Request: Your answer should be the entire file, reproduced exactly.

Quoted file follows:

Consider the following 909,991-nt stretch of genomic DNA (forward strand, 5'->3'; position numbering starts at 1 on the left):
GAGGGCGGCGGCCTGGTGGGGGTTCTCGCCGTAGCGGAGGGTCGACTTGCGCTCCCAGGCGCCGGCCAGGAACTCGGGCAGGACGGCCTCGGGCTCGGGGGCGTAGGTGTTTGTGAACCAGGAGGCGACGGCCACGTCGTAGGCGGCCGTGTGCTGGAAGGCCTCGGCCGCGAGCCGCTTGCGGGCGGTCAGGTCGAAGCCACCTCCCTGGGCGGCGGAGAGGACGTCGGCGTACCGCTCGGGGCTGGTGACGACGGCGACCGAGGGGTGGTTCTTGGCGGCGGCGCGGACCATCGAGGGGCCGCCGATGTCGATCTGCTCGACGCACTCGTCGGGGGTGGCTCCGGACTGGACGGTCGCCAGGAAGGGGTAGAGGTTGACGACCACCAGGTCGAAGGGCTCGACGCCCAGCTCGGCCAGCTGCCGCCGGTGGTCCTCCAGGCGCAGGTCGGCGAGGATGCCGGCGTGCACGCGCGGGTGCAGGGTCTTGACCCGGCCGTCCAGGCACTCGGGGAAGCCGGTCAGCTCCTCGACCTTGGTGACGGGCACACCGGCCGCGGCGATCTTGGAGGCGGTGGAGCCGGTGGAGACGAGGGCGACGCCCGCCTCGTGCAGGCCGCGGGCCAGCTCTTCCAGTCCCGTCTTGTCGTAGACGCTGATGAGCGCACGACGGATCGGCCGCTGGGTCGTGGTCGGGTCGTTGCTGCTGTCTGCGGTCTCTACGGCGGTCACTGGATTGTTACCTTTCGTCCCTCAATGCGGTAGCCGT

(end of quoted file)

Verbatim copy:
Consider the following 909,991-nt stretch of genomic DNA (forward strand, 5'->3'; position numbering starts at 1 on the left):
GAGGGCGGCGGCCTGGTGGGGGTTCTCGCCGTAGCGGAGGGTCGACTTGCGCTCCCAGGCGCCGGCCAGGAACTCGGGCAGGACGGCCTCGGGCTCGGGGGCGTAGGTGTTTGTGAACCAGGAGGCGACGGCCACGTCGTAGGCGGCCGTGTGCTGGAAGGCCTCGGCCGCGAGCCGCTTGCGGGCGGTCAGGTCGAAGCCACCTCCCTGGGCGGCGGAGAGGACGTCGGCGTACCGCTCGGGGCTGGTGACGACGGCGACCGAGGGGTGGTTCTTGGCGGCGGCGCGGACCATCGAGGGGCCGCCGATGTCGATCTGCTCGACGCACTCGTCGGGGGTGGCTCCGGACTGGACGGTCGCCAGGAAGGGGTAGAGGTTGACGACCACCAGGTCGAAGGGCTCGACGCCCAGCTCGGCCAGCTGCCGCCGGTGGTCCTCCAGGCGCAGGTCGGCGAGGATGCCGGCGTGCACGCGCGGGTGCAGGGTCTTGACCCGGCCGTCCAGGCACTCGGGGAAGCCGGTCAGCTCCTCGACCTTGGTGACGGGCACACCGGCCGCGGCGATCTTGGAGGCGGTGGAGCCGGTGGAGACGAGGGCGACGCCCGCCTCGTGCAGGCCGCGGGCCAGCTCTTCCAGTCCCGTCTTGTCGTAGACGCTGATGAGCGCACGACGGATCGGCCGCTGGGTCGTGGTCGGGTCGTTGCTGCTGTCTGCGGTCTCTACGGCGGTCACTGGATTGTTACCTTTCGTCCCTCAATGCGGTAGCCGT